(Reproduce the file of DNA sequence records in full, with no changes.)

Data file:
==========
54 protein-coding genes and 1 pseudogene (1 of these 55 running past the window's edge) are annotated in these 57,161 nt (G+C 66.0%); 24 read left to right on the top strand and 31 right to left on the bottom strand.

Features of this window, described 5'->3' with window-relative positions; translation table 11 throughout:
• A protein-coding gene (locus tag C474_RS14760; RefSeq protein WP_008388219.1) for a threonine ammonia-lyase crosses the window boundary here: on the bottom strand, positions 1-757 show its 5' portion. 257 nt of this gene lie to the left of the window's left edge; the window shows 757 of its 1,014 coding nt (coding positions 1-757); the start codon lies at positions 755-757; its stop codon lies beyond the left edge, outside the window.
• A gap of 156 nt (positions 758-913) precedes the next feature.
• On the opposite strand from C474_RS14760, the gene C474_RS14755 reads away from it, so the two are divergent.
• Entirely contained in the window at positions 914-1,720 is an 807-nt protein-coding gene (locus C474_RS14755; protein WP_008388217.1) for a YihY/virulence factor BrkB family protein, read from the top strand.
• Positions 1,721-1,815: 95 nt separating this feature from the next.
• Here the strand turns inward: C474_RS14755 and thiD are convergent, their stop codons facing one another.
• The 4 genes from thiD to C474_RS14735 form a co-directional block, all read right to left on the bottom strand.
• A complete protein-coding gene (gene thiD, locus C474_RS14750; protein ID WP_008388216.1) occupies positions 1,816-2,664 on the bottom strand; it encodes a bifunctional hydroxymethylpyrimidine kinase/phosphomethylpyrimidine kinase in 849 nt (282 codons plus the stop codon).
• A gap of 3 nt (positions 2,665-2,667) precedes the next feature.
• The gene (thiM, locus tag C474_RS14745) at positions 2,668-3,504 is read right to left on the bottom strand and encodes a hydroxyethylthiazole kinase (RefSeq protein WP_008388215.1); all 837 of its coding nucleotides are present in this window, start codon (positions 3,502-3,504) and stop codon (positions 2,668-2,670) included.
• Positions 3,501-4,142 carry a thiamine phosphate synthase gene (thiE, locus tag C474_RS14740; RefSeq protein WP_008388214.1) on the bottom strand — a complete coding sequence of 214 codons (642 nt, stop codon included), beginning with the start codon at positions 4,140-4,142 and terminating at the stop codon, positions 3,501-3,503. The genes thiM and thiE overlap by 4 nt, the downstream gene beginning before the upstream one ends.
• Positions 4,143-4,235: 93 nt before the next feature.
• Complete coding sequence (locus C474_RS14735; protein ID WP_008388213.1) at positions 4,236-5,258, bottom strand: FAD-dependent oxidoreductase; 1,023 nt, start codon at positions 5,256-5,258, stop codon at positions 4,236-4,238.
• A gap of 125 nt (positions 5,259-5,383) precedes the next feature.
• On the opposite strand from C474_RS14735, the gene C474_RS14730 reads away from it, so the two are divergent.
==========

54 protein-coding genes and 1 pseudogene (1 of these 55 running past the window's edge) are annotated in these 57,161 nt (G+C 66.0%); 24 read left to right on the top strand and 31 right to left on the bottom strand.

Features of this window, described 5'->3' with window-relative positions; translation table 11 throughout:
• A protein-coding gene (locus tag C474_RS14760; RefSeq protein WP_008388219.1) for a threonine ammonia-lyase crosses the window boundary here: on the bottom strand, positions 1-757 show its 5' portion. 257 nt of this gene lie to the left of the window's left edge; the window shows 757 of its 1,014 coding nt (coding positions 1-757); the start codon lies at positions 755-757; its stop codon lies beyond the left edge, outside the window.
• A gap of 156 nt (positions 758-913) precedes the next feature.
• On the opposite strand from C474_RS14760, the gene C474_RS14755 reads away from it, so the two are divergent.
• Entirely contained in the window at positions 914-1,720 is an 807-nt protein-coding gene (locus C474_RS14755; protein WP_008388217.1) for a YihY/virulence factor BrkB family protein, read from the top strand.
• Positions 1,721-1,815: 95 nt separating this feature from the next.
• Here the strand turns inward: C474_RS14755 and thiD are convergent, their stop codons facing one another.
• The 4 genes from thiD to C474_RS14735 form a co-directional block, all read right to left on the bottom strand.
• A complete protein-coding gene (gene thiD, locus C474_RS14750; protein ID WP_008388216.1) occupies positions 1,816-2,664 on the bottom strand; it encodes a bifunctional hydroxymethylpyrimidine kinase/phosphomethylpyrimidine kinase in 849 nt (282 codons plus the stop codon).
• A gap of 3 nt (positions 2,665-2,667) precedes the next feature.
• The gene (thiM, locus tag C474_RS14745) at positions 2,668-3,504 is read right to left on the bottom strand and encodes a hydroxyethylthiazole kinase (RefSeq protein WP_008388215.1); all 837 of its coding nucleotides are present in this window, start codon (positions 3,502-3,504) and stop codon (positions 2,668-2,670) included.
• Positions 3,501-4,142 carry a thiamine phosphate synthase gene (thiE, locus tag C474_RS14740; RefSeq protein WP_008388214.1) on the bottom strand — a complete coding sequence of 214 codons (642 nt, stop codon included), beginning with the start codon at positions 4,140-4,142 and terminating at the stop codon, positions 3,501-3,503. The genes thiM and thiE overlap by 4 nt, the downstream gene beginning before the upstream one ends.
• Positions 4,143-4,235: 93 nt before the next feature.
• Complete coding sequence (locus C474_RS14735; protein ID WP_008388213.1) at positions 4,236-5,258, bottom strand: FAD-dependent oxidoreductase; 1,023 nt, start codon at positions 5,256-5,258, stop codon at positions 4,236-4,238.
• A gap of 125 nt (positions 5,259-5,383) precedes the next feature.
• On the opposite strand from C474_RS14735, the gene C474_RS14730 reads away from it, so the two are divergent.